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Internet Crime PowerPoint Presentation

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On : Aug 07, 2014

In : Computers & Web

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  • Slide 1 - Internet Crime By Alaina Harden & Matthew Bradshaw
  • Slide 2 - Objective To define internet crime and to identify some of the many types of internet crime To exhibit the dangers of and the ways to prevent internet crime in your home or office
  • Slide 3 - Internet Crime Internet crime can be easily defined as “any illegal act that involves a computer system where the computer is used as a tool for committing a crime.(www.mlj.com)”
  • Slide 4 - Types of Internet Crime Computer intrusion (i.e. hacking)  Password trafficking Copyright (software, movie, sound recording) piracy  Trademark counterfeiting  Counterfeiting of currency  Data transfer theft Misuse of computer time Computer output theft Desktop forgery
  • Slide 5 - Types of Internet Crime Cont. Wrongful programming Child Pornography or Exploitation Child Exploitation and Internet Fraud matters that have a mail nexus  Internet Fraud Internet harassment  Internet bomb threats  Trafficking in explosive or incendiary devices or firearms over the Internet
  • Slide 6 - Computer Intrusion (i.e. hacking) Computer intrusion “is an unauthorised access by any person using a computer and any other communications device to break computer security or circumvent it to enter into a computer system. (www.mlj.com)”
  • Slide 7 - Password Trafficking Misuse and illegal selling of other people’s passwords
  • Slide 8 - Copyright Piracy Stealing other people’s ideas, music, and anything else that could be copyrighted, and selling them or misusing them for personal gain
  • Slide 9 - Data Transfer Theft Stealing of personal information by tapping into a phone line outside one’s house and running a line directly into one’s own computer. This can often be done without one even knowing it through split lines. Some thieves will even take this a step further. When a person is done using their computer and signs off the network, they simply remain online and continue using the system as if it were actually that person. (www.avsands.com)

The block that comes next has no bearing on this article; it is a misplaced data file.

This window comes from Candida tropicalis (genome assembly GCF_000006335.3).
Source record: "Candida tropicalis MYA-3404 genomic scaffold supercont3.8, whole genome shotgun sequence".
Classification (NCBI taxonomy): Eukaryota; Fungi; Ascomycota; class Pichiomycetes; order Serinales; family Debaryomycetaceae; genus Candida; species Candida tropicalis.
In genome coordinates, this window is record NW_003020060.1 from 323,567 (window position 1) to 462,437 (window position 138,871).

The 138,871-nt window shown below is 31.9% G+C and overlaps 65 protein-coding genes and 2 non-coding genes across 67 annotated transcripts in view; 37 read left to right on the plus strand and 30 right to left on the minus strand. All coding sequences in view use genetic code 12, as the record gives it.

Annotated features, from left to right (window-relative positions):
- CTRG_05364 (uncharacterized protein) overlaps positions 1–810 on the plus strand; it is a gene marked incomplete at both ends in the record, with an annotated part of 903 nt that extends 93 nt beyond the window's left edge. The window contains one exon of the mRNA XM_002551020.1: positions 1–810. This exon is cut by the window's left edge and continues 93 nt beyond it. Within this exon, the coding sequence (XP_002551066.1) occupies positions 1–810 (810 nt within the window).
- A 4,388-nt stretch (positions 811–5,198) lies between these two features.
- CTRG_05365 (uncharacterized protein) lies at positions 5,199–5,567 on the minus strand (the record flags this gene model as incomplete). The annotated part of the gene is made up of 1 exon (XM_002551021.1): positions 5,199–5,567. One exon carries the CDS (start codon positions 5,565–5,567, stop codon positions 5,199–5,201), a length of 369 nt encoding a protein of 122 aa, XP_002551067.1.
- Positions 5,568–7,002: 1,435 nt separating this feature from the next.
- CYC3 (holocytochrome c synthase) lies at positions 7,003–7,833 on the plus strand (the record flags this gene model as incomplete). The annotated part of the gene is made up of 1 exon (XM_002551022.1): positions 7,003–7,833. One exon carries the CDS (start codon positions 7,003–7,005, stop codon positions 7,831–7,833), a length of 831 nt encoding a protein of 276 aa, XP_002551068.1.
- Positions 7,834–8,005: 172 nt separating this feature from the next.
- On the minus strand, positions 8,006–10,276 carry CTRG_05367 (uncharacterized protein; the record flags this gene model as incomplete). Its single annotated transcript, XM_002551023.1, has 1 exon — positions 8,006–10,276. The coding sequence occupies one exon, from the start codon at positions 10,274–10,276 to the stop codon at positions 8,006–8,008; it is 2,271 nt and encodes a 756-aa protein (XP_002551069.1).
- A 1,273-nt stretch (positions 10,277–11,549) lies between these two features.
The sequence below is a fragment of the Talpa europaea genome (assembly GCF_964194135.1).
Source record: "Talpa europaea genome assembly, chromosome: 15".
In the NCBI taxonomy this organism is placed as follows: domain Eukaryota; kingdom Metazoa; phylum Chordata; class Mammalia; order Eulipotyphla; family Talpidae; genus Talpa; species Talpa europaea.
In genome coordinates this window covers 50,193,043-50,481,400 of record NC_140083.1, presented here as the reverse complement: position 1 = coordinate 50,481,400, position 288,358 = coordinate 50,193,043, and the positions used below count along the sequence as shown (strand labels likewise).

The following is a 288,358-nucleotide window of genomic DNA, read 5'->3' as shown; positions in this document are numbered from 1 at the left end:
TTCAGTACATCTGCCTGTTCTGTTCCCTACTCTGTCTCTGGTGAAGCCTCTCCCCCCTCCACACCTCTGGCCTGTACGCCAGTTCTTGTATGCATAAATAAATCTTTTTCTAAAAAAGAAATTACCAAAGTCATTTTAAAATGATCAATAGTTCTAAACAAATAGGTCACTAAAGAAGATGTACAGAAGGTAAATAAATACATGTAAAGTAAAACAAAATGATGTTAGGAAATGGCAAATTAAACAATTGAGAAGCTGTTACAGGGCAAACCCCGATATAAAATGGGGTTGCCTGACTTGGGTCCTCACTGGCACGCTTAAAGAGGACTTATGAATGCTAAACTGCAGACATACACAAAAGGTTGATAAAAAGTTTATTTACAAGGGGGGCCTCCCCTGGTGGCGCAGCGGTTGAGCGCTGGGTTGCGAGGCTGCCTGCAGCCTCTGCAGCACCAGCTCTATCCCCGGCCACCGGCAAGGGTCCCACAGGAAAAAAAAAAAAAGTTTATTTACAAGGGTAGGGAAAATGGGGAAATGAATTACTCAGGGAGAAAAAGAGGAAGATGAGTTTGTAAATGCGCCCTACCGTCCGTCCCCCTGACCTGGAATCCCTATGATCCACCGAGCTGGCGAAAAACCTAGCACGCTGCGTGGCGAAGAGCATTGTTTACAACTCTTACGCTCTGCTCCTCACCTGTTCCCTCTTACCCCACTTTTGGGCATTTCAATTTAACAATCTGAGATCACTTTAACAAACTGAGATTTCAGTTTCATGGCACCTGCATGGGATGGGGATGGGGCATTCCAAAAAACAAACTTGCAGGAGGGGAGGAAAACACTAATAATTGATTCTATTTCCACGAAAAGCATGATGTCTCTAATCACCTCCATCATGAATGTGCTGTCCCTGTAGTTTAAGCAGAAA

• Slide 10 - Misuse of Computer Time One of the most common computer crimes, involving Public and private employees who, on the taxpayers' or company's time and money, surf the computer or play games without proper authorization. This kind of behavior in many instances is not accepted by supervisors, but there's little way to regulate it. (www.avsands.com)
  • Slide 11 - Computer Output Theft Thieves steal information that come from personal or company computers for the sake of finding out secret or personal information. They do this by taking computer printouts, mailing lists, customer lists, and etc. (www.avsands.com)
  • Slide 12 - Desktop Forgery With computer technology and desktop publishing programs, thieves copy official letterhead, documents, passports, birth certificates, and cash receipts for personal gain. (www.avsands.com)
  • Slide 13 - Wrongful Programming Wrongful programming crimes occur when someone alters a computer program and directs it to manipulate information on the network or someone's personal information. This is a more complicated crime than most others. (www.avsands.com)
  • Slide 14 - Child Pornography or Exploitation Illegally placing child pornography on the internet in order to make a profit, or looking at child pornography for pleasure.
  • Slide 15 - Internet Fraud “Any type of fraud scheme that uses one or more components of the internet such as chat rooms, e-mail, message boards, or Web sites - to present fraudulent solicitations to prospective victims, to conduct fraudulent transactions, or to transmit the proceeds of fraud to financial institutions or to other connected with the scheme. (www.usdoj.gov)”
  • Slide 16 - Internet Harassment Stalking or harassing any person through the use of the internet.
  • Slide 17 - Ways to report Internet Crime All of the Internet Crimes that we have discussed today can be reported to your local Federal Bureau of Investigations (you can find your local office at http://www.fbi.gov/contact/fo/fo.htm).
  • Slide 18 - Real Life Instances Kenya Kidnapping Here is a real life story of a man who opened the wrong email and ended up getting kidnapped for ransom in Kenya. (http://www.techtv.com/cybercrime/internetfraud/story/0,23008,3396768,00.html)
  • Slide 19 - Kenya Kidnapping Juergen Ahlmann is an entrepreneur in Southern California. In January 2001 he and a business partner were looking for ways to get some extra cash to launch their new catfish importing and exporting company. In an interview with "CyberCrime" Ahlmann says he was aware of "419" scams, but the origin of the messages played a big role in his decision to answer one he received.